Why Google Ads Accounts Succeed and Fail

Accounts If you’ve ever managed a Google Ads account, at some point you’ve sat back, stared at the computer screen and wondered, “Why? Why is this happening?” Even the most experienced account manager has this sort of moment on a regular basis. Google Ads is just plain hard to figure out.


You can follow every best practice and come up short…and then make some minor tweak that produces phenomenal results. A while back, we realized that a lot of the apparent “randomness” of Google Ads management came from the fact that we were relying on personal experience to figure out our best practices. That didn’t work.

After trying to figure out why one person’s “best practices” backfired for someone else, it occurred to me what our problem was—we couldn’t see the forest for the trees.

To solve this problem, we started accumulating data. We collected data on our own accounts. We audited over 2,000 Google Ads accounts for potential clients. And, amongst all that data, we made some remarkable discoveries.

Over the years since we first published these findings (March 1, 2016), we’ve audited thousands of new accounts. To be honest, very little has changed. Most accounts still struggle with these same problems and the findings in this article remain as useful today as they were when they were first published.

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A Quick Note About Currency

Before we dive into the details, it’s important to note that all currency has been standardized to the US dollar. This is important.

Google Ads reports monetary figures in the currency of the account, which is why many agencies report that they manage 100-500 million in annual revenue.

What Did We Learn from 2,000+ Google Ads Accounts?

As of writing this post (March 1, 2016), we’ve audited 2,167 Google Ads accounts—representing over $320 million in ad spend in hundreds of industries across the world.

All told, that ad spend paid for more than 90 billion impressions and well over 500 million clicks.

The question is, was it worth it?

Conversion Tracking

One of the first things you notice when you audit 2,000 Google Ads accounts is just how few accounts have effective conversion tracking in place.

To the credit of everyone who’s encouraged conversion tracking over the years, 57.7% of Google Ads accounts have set up some level of conversion tracking.

However, that means that 42.3% of Google Ads account managers have absolutely no idea whether or not their campaigns are working.

And, it gets worse. Of that 58% of accounts with conversion tracking, only half—well, technically 50.1%—are actually tracking anything meaningful. The other half is technically tracking conversions, but their setup is so poor that they might as well not be tracking anything at all.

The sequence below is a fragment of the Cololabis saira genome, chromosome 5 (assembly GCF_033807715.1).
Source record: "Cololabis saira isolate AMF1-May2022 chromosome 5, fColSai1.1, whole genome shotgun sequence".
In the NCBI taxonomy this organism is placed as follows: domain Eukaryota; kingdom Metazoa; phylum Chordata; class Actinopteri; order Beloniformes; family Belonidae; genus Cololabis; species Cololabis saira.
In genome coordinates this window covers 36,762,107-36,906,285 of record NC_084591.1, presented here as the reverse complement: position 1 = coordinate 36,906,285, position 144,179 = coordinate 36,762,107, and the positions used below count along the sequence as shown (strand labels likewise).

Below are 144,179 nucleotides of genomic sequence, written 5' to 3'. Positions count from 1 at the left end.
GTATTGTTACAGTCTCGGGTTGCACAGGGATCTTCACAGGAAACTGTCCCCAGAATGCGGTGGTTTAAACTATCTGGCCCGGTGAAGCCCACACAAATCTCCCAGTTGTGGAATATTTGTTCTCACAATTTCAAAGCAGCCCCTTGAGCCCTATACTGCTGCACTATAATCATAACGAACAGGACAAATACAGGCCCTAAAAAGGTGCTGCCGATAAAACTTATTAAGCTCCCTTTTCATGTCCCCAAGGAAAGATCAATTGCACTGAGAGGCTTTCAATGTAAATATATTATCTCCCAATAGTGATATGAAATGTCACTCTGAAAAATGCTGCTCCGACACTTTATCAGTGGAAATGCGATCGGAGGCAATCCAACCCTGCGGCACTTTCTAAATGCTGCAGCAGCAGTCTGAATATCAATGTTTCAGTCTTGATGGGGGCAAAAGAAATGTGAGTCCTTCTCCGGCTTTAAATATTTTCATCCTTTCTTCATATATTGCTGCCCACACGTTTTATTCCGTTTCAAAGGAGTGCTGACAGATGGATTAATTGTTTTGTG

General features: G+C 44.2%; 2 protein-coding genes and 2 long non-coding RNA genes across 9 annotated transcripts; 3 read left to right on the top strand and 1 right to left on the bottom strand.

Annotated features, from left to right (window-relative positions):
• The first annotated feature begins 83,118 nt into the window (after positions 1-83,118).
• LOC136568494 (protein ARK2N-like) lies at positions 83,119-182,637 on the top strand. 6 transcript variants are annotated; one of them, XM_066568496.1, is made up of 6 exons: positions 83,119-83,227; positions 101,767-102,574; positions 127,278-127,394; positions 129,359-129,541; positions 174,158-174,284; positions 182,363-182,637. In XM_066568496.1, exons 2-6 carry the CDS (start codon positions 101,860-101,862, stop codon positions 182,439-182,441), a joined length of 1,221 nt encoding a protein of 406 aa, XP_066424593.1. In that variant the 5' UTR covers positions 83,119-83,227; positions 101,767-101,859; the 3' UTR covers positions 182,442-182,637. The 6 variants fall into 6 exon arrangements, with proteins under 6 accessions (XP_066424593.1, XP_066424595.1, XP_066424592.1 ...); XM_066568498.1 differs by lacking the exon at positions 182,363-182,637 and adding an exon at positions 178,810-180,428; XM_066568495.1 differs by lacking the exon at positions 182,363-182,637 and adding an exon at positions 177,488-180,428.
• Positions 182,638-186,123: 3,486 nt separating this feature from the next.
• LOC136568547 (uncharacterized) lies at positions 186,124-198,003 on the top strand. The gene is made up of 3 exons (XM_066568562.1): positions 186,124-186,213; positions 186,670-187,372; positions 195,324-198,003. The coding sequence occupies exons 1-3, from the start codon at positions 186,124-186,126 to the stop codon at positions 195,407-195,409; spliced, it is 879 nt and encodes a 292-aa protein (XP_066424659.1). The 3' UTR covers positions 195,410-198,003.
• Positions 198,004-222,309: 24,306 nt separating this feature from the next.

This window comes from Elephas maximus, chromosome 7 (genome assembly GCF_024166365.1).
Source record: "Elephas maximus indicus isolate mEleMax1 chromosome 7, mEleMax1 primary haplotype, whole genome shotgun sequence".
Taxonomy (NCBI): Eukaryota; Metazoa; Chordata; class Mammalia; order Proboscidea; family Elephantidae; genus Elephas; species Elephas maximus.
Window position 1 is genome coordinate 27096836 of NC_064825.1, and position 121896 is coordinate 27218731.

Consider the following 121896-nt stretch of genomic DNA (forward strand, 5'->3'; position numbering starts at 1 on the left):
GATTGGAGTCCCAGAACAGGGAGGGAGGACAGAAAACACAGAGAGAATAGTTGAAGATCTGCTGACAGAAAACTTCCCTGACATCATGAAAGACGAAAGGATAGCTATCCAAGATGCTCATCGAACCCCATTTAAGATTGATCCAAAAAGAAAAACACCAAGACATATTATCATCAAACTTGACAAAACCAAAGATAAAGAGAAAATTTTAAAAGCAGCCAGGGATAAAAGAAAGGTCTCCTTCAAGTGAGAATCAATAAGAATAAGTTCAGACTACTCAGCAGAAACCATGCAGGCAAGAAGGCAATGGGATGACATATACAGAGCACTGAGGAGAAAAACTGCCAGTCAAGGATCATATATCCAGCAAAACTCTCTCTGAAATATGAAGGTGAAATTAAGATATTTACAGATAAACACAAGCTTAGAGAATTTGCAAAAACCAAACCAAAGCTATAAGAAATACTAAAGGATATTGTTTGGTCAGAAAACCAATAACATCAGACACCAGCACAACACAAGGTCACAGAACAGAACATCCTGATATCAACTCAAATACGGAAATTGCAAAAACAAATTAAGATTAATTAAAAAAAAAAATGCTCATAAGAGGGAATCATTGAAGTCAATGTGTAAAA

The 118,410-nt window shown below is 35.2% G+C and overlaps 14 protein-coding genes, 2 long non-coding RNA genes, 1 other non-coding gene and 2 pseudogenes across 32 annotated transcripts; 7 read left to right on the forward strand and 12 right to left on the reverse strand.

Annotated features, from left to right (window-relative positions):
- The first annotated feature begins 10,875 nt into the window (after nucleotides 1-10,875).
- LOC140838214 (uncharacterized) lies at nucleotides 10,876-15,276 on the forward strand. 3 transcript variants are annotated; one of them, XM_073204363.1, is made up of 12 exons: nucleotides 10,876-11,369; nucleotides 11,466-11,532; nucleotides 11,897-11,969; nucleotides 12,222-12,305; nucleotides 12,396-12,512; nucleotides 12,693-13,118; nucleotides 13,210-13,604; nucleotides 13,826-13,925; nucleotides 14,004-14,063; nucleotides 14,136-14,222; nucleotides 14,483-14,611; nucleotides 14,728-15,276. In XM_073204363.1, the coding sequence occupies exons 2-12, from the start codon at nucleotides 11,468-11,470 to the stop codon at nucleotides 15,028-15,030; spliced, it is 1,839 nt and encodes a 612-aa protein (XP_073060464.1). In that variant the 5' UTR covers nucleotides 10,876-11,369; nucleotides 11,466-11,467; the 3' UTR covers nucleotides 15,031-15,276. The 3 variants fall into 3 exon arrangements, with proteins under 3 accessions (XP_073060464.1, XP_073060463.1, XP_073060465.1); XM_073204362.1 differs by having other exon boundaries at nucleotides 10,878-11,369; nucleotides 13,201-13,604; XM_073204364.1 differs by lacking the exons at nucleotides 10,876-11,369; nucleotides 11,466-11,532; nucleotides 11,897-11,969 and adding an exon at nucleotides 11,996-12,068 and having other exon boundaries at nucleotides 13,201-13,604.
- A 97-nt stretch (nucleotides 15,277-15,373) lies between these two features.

However, most plumbing/HVAC companies only track form submissions, which are few and far between—making them a terrible indicator of campaign effectiveness!

Plumbers aren’t the only ones with this problem, either. Many companies with millions of clicks have only a handful of conversions to their name. Yes, they technically have conversion tracking in place, but it’s not doing them any good.

Conversion Rates

This poor tracking implementation heavily weighs conversion rate estimates towards 0%. Even accounts with millions of clicks are not immune to this problem.

For example, take a look at this chart, which compares total clicks per Google Ads account to the conversion rate of the account.

Clearly, there’s a reason why a conversion rate of 2-3% is generally considered “typical” for a Google Ads account. Based on our data, the median conversion rate for a Google Ads account is 2.18%.

The bottom 27.5% of accounts lie in the 0-1% conversion rate range and the top 25% of accounts have a conversion rate better than 5.34% What does that mean for you? Well, if more than 5.34% of your clicks are converting, that means your conversion rate is better than 75% of Google Ads advertisers.

If your conversion rate is above 11.03%, your account is in the top 10% of all Google Ads accounts. Great news, right? Well, maybe. Remember, only half of the conversion tracking is actually set up correctly. Here’s how the conversion rate distribution breaks down for the half with good conversion rate tracking in place:

Ad Spend Efficiency

Hopefully, it’s clear by now that most Google Ads accounts are not tracking their conversions properly. The question is, how does that affect campaign performance?

To get at that data, we need to look at overall budget efficiency.

Pay-per-click advertising is intent-based marketing. In other words, you want your ads to show up for internet searches that indicate a strong purchasing intent—you want to be seen by people who want your product or service. Fortunately, Google Ads provides insight into the search intent of your audience through the Search Terms report.

The Search Term report allows you to see exactly what searches triggered your ad and how many impressions, clicks and conversions each search term produced.

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The Exponential Cost of Wasted Ad Spend

Not unsurprisingly, your cost-per-conversion is directly related to your wasted ad spend.

Unraveling this relationship is fairly complex, but I’ve already done the legwork for you, so you can just benefit from the results.

Now, you’d think the connection between wasted ad spend would be linear. In other words, for every 10% increase in wasted ad spend, your cost-per-conversion would increase by around 10%.

Let’s take a look.

Since cost-per-click has a significant effect on cost-per-conversion, let’s just evaluate Google Ads accounts with an effective cost-per-click of around $1.00: